MB: Later this year, a short novelette of yours will appear in the anthology Prisms, which I co-edited with Darren Speegle for PS Publishing, and I’m proud to say (not only from my mouth but have heard it from Darren as well), that it’s one of the most intriguing stories either of us has ever commissioned. Like your other published works, it too has an interesting title: “District to Cervix: The Time Before We Were Born.” What can you tell us about that story?

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[ mock cover created in early development ]

TT: Thank you so much! The story is told from the male protagonist’s POV who, through guilt, reveals a secret to his close friend about how he betrayed his friend the time before they were born to explain. This line explains the gist of the story: “And who are we? Sexless souls warring to be born through the granddaughter—the way we want. My application to be born was approved several days ago … You choose who you’re born from, how, in what sex and all that shit.” The granddaughter of a household is pregnant with two children, and there’s a congregation of women in the kgotla deciding on the gender of these children and basically the roles they will serve in the eco-city they live in. Ultimately the decision lies with the sexless souls who, existing in a different realm, must fight and / or kill for the gender, ethnicity they want, as well as which family to be born in. The stakes: you could die and never be born.

MB: You have fiction published in magazines and anthologies around the world, which means you have a passion for short fiction (along with a passion for poetry). What first drew you to reading and writing short fiction?

TT: From a young age, I read children’s books and whatever novels we had in the house, which were adult titles like Sidney Sheldon, Danielle Steele, etc. I loved creating with my hands, building tiny houses, or writing out stories for my friends and I to act out. In primary school, my Standard 6 teacher found creative ways to get us into reading more, so I’d go through a million books in a week. Eventually, I wrote long romantic stories that were darker than romantic but remained as unfinished stories. It was also during my university years when I chanced upon Haruki Murakami’s Norwegian Wood. From the first page, I felt so transported; his writing was intermixed with voice and longing. And Helen Oyeyemi’s prose was chilling but had some dark aesthetic to it. It entranced me so deeply I wanted to learn how to do that, so I began reading as a writer and reading short fiction. Then a writer friend advised that I start out with short stories, which is good practice for writing. That’s when I also began experimenting in poetry.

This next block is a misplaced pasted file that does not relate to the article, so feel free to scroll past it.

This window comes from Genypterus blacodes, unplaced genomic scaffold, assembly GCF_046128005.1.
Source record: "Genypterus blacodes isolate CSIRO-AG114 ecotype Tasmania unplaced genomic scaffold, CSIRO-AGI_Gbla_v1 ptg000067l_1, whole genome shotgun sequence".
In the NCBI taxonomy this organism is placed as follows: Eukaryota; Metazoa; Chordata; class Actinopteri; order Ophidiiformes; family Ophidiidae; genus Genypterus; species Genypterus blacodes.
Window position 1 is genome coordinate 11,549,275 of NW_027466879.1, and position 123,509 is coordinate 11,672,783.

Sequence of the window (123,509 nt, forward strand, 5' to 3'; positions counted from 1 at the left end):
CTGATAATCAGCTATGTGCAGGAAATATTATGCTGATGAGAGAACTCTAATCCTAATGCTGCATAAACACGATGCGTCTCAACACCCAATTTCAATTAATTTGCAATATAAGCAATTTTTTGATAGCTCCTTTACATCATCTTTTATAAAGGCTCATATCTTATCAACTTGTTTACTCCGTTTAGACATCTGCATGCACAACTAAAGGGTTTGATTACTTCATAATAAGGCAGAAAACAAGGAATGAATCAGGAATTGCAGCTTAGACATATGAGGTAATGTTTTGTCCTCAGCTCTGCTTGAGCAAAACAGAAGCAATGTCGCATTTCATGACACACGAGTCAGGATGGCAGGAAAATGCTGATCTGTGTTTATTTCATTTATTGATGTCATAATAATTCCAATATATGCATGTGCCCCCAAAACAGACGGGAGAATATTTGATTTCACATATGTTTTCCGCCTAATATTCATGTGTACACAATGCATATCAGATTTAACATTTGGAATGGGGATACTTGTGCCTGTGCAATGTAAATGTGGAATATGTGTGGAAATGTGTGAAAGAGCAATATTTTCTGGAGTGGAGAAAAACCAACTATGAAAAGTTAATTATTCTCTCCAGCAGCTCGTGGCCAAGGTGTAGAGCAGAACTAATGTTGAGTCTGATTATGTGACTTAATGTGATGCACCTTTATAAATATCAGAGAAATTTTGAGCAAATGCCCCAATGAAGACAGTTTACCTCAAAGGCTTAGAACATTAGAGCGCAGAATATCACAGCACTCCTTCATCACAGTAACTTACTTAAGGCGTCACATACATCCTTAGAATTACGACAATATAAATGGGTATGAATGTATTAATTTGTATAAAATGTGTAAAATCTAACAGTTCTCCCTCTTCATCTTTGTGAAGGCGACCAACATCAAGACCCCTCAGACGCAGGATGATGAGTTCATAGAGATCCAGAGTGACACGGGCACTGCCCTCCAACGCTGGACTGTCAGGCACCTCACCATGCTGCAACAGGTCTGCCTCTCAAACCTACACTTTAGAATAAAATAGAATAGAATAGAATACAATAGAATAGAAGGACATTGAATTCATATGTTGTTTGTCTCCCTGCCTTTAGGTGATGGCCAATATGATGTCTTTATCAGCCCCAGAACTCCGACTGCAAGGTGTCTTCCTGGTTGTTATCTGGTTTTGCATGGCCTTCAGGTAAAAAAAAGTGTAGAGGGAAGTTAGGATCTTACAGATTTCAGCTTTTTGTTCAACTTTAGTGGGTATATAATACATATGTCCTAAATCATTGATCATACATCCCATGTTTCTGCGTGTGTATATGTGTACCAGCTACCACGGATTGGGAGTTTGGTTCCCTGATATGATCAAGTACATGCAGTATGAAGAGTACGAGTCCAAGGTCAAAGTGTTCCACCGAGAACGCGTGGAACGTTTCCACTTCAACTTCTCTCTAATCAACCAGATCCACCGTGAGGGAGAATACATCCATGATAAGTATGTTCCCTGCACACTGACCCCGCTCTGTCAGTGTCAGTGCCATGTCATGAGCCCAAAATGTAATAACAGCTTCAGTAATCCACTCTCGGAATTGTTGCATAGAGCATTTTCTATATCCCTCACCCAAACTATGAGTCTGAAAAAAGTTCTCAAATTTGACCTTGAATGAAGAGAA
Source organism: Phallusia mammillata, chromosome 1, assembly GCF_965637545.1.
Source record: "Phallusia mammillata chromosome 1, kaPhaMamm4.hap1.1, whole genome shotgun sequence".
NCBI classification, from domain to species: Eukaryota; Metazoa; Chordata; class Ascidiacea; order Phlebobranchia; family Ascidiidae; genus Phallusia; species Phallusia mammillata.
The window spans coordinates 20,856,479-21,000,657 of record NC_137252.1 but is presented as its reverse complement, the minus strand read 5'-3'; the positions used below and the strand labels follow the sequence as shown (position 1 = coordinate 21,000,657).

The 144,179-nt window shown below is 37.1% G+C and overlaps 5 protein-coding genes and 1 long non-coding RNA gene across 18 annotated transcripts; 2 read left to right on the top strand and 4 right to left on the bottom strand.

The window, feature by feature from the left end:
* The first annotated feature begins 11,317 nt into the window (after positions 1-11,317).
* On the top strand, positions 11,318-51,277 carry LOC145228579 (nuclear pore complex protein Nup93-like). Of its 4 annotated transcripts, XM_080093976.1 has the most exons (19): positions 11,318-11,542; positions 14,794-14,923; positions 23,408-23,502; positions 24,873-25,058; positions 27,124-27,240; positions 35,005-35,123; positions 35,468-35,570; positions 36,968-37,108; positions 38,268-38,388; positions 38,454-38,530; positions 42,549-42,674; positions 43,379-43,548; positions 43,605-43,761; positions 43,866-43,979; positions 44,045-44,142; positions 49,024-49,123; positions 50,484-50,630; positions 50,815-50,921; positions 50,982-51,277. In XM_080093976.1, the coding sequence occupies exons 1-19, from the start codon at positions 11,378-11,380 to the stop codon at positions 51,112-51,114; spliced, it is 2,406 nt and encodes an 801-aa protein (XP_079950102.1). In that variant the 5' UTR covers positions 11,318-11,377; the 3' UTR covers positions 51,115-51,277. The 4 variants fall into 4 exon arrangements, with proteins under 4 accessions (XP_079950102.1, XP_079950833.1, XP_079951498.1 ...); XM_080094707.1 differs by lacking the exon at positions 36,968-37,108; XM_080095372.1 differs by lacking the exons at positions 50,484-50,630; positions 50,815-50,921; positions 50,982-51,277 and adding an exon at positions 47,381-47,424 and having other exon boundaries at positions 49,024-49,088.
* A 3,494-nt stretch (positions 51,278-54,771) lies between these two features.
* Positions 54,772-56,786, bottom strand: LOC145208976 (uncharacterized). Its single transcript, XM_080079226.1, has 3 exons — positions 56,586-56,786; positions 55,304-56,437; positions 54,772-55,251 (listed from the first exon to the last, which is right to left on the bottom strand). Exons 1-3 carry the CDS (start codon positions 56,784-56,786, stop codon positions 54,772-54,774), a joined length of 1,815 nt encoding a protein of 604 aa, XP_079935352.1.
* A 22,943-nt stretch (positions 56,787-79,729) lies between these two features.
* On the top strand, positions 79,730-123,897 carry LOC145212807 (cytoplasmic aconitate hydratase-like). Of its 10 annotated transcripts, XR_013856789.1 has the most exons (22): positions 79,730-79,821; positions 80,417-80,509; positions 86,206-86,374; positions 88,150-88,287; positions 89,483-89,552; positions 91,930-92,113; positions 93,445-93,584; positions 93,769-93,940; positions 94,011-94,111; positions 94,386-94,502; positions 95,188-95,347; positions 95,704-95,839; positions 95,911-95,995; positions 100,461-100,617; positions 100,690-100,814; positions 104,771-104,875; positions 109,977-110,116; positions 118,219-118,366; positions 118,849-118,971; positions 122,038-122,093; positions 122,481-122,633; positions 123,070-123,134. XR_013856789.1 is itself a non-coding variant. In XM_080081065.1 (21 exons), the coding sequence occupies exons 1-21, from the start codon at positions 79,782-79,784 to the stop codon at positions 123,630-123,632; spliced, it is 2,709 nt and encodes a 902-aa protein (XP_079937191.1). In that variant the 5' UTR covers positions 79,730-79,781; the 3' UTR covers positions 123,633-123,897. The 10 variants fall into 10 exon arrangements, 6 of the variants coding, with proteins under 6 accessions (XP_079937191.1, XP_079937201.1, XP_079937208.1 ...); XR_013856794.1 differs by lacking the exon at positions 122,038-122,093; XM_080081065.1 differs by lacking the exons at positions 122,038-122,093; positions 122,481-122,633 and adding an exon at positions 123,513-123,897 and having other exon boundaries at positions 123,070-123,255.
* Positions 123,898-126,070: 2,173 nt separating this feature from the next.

MB: What brought you to poetry?

TT: Rumi! There is so much magic and beauty from Rumi’s poetry. Reading poetry, I found, comes with so many interpretations and by drawing so many meanings from the metaphors you’re able to relate and play around with words. I love Stone Bird Press’ Spelling the Hours; you just melt with the words. I attend local slam poetry sessions, and these artists are so talented; listening to a poet recite in Shona or Setswana and mix that with English makes their voice and language achingly beautiful. Going through these works teaches you what you can do with your writing.

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MB: What can you tell us about your nonfiction?

TT: I studied architecture at the University of Botswana, which is very intense and literally exercised my creative muscle. With that background, I wrote architectural articles for a local newspaper, Boidus. This included reviewing local designs and writing about built environment news. I would also write articles about people who had a creative background and were making a living out of their passion. It was a very enjoyable experience!

MB: Most of your short fiction (which sometimes dips into long fiction range), from what I have read, have a science fiction bent, but with so many truths hidden within. Is science fiction your passion, or do you find yourself writing other genres, or perhaps crossing multiple genres?

TT: Science fiction is my passion, and sometimes it tends to dive into dystopia. I have found myself writing in other genres like magical realism, which is quite an exciting genre to discover. Once before I dipped into fantasy, but by far my favorite genres to write in are science fiction and magical realism.

MB: You refer to yourself as a Motswana writer (Motswana being the singular form of “Batswana,” or also a person from the Tswana ethnic group in southern Africa). What can you tell us about your heritage? What is it like to write (or to be a writer) in Batswana?